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IN THIS SECTION, YOU WILL: Get a summary of the articles about doing architecture.

In the following sections, I will introduce several resources that I use as inspiration for running the Grounded Architecture practice in complex organizations. I focus on several topics not typically covered in IT architecture literature, drawing inspiration from different sources, including social sciences, economics, behavioral sciences, product management, and political sciences:

  • The Culture Map: Architects’ Culture Mindfield Compass: In multinational organizations, architects will work with many different cultures. The work of Erin Meyer, The Culture Map, is a beneficial tool for architects to work harmoniously with people from various cultures and backgrounds.
  • Managing Organizational Complexity: Six Simple Rules: Six Simple Rules emphasize that, in xtoday’s complicated business environments, you need to set up organizational structures based on cooperation. To deal with complexity, organizations should depend on the judgment of their people and on these people cooperating to utilize the organization’s capabilities to cope with complex problems.
  • Understanding Product Development: When it comes to product development, I generally recommend two resources for architects: “Escaping the Build Trap: How Effective Product Management Creates Real Value” by Melissa Perri and “The Discipline of Market Leader,” by Michael Treacy and Fred Wiersema.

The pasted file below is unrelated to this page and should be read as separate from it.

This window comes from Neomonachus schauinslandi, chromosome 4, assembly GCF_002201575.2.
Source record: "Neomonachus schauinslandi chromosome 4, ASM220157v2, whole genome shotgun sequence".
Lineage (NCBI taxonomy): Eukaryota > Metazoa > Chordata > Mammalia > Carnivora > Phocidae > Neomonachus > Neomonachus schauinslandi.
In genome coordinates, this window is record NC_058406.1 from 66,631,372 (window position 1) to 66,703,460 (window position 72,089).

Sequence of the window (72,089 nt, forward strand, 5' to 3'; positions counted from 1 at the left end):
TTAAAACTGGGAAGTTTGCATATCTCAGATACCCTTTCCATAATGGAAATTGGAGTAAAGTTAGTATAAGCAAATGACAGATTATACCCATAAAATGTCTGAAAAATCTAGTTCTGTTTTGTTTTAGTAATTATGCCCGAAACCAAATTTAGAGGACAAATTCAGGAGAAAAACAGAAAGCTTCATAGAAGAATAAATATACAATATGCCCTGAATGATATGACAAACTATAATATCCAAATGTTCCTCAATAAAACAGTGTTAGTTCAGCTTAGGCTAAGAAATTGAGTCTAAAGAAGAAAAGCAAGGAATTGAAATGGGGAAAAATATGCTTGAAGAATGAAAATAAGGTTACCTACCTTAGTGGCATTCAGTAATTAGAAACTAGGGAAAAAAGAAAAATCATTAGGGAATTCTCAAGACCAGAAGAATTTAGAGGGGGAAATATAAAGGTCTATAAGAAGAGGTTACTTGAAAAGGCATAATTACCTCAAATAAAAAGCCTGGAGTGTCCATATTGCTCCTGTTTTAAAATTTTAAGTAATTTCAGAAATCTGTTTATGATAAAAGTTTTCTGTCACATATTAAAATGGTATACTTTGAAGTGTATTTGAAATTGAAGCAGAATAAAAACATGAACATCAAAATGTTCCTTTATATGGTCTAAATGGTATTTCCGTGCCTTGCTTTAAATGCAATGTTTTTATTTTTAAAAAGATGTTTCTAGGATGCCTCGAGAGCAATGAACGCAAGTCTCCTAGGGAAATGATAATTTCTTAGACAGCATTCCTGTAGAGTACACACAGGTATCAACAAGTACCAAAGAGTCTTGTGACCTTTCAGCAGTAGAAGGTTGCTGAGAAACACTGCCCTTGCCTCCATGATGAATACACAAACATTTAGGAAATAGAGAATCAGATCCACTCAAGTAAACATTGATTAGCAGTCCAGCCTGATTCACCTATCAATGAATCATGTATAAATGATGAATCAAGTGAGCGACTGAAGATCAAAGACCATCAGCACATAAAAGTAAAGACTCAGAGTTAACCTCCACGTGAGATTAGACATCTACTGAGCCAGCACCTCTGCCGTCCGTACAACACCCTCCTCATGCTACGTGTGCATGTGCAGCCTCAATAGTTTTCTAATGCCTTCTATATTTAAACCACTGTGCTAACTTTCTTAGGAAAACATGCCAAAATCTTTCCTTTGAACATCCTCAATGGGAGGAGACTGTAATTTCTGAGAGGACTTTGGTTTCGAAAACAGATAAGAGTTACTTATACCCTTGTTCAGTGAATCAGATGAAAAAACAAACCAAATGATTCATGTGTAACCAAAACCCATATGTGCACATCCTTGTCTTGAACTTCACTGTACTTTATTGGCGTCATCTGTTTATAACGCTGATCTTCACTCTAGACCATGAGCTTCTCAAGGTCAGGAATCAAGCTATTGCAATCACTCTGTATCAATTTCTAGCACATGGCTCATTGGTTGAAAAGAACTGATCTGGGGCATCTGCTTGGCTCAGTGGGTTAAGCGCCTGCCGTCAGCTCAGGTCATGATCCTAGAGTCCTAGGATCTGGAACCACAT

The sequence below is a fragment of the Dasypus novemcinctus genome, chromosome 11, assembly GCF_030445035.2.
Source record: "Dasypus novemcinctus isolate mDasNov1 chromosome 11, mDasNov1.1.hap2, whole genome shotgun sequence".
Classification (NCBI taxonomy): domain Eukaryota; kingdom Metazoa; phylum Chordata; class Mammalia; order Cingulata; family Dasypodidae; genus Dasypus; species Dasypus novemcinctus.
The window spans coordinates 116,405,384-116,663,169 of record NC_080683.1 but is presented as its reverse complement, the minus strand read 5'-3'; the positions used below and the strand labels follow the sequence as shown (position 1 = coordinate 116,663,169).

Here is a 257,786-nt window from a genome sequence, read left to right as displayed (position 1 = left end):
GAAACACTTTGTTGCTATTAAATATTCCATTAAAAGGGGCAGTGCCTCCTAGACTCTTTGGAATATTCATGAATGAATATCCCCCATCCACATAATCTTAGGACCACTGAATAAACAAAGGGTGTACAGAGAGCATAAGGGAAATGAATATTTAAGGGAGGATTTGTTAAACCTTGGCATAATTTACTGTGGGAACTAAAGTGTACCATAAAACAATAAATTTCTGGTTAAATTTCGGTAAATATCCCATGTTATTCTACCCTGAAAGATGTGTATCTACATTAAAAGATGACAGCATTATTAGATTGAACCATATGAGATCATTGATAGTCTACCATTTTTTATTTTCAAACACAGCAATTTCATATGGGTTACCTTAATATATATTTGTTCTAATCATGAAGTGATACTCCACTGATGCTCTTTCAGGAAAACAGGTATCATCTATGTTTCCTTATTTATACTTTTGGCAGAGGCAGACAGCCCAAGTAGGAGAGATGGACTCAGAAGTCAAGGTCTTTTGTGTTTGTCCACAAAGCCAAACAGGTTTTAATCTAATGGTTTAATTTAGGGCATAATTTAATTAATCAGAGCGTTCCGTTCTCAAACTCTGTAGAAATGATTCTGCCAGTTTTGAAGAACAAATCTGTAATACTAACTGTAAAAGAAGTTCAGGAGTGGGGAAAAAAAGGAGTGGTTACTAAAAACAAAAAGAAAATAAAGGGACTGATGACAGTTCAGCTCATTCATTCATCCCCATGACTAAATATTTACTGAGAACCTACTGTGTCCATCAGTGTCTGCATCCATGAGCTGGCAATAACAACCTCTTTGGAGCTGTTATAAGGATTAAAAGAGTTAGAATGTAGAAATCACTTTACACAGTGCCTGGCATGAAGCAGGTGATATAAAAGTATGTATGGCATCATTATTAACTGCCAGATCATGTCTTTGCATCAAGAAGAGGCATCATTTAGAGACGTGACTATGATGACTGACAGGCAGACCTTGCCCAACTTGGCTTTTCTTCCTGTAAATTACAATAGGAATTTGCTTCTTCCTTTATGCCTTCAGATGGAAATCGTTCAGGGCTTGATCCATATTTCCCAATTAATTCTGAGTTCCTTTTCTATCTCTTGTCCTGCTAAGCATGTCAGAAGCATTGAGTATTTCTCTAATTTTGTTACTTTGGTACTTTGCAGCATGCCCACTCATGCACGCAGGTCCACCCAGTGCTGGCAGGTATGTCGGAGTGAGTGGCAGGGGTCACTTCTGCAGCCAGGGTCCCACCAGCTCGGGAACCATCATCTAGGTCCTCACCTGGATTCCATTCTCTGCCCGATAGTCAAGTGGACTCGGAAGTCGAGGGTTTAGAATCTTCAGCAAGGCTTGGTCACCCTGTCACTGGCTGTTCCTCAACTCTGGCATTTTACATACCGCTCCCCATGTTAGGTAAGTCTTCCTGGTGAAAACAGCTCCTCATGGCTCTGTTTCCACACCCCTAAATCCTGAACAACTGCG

• Architecture Governance: Mandates, Taxation, Nudge: I promote a technology governance model combining three governing styles: nudging; taxes (economic incentives); mandates, and bans.
  • Economic Modeling: ROI and Financial Options: I sketch two answers to the question of the economic value of technology investments and architecture: the return on investment metaphor and the financial options metaphor.
  • Decision Intelligence in IT Architecture: Decision intelligence is the discipline of turning information into better actions. The future of IT architecture will be closely related to decision intelligence.
  • The Human Side of Decision-Making Decision-making is a human activity subject to human biases and limitations. Fundamental biases influencing decision-making include outcome, hindsight, and confirmation biases.
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